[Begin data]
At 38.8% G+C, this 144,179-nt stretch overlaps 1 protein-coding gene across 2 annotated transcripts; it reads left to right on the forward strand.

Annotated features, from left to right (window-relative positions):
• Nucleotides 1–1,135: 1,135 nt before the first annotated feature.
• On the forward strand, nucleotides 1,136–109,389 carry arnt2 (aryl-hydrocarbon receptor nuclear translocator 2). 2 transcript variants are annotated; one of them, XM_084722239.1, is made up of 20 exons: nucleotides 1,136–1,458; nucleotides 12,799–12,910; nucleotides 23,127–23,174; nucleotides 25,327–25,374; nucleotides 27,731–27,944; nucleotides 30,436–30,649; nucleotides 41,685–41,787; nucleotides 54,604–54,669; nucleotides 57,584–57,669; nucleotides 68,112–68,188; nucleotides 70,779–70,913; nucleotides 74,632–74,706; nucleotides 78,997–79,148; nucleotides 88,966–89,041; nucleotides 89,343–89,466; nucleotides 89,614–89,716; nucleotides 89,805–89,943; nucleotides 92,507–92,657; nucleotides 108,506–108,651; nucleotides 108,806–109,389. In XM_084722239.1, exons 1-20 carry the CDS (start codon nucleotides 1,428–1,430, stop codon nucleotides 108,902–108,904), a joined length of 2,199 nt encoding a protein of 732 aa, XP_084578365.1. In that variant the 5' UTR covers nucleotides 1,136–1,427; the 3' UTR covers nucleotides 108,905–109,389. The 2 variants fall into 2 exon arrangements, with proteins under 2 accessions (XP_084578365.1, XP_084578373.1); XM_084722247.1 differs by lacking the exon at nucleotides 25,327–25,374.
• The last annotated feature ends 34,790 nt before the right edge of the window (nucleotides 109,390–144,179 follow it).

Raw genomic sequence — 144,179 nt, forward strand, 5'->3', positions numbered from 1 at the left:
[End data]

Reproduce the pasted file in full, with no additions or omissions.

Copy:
At 38.8% G+C, this 144,179-nt stretch overlaps 1 protein-coding gene across 2 annotated transcripts; it reads left to right on the forward strand.

Annotated features, from left to right (window-relative positions):
• Nucleotides 1–1,135: 1,135 nt before the first annotated feature.
• On the forward strand, nucleotides 1,136–109,389 carry arnt2 (aryl-hydrocarbon receptor nuclear translocator 2). 2 transcript variants are annotated; one of them, XM_084722239.1, is made up of 20 exons: nucleotides 1,136–1,458; nucleotides 12,799–12,910; nucleotides 23,127–23,174; nucleotides 25,327–25,374; nucleotides 27,731–27,944; nucleotides 30,436–30,649; nucleotides 41,685–41,787; nucleotides 54,604–54,669; nucleotides 57,584–57,669; nucleotides 68,112–68,188; nucleotides 70,779–70,913; nucleotides 74,632–74,706; nucleotides 78,997–79,148; nucleotides 88,966–89,041; nucleotides 89,343–89,466; nucleotides 89,614–89,716; nucleotides 89,805–89,943; nucleotides 92,507–92,657; nucleotides 108,506–108,651; nucleotides 108,806–109,389. In XM_084722239.1, exons 1-20 carry the CDS (start codon nucleotides 1,428–1,430, stop codon nucleotides 108,902–108,904), a joined length of 2,199 nt encoding a protein of 732 aa, XP_084578365.1. In that variant the 5' UTR covers nucleotides 1,136–1,427; the 3' UTR covers nucleotides 108,905–109,389. The 2 variants fall into 2 exon arrangements, with proteins under 2 accessions (XP_084578365.1, XP_084578373.1); XM_084722247.1 differs by lacking the exon at nucleotides 25,327–25,374.
• The last annotated feature ends 34,790 nt before the right edge of the window (nucleotides 109,390–144,179 follow it).

Raw genomic sequence — 144,179 nt, forward strand, 5'->3', positions numbered from 1 at the left: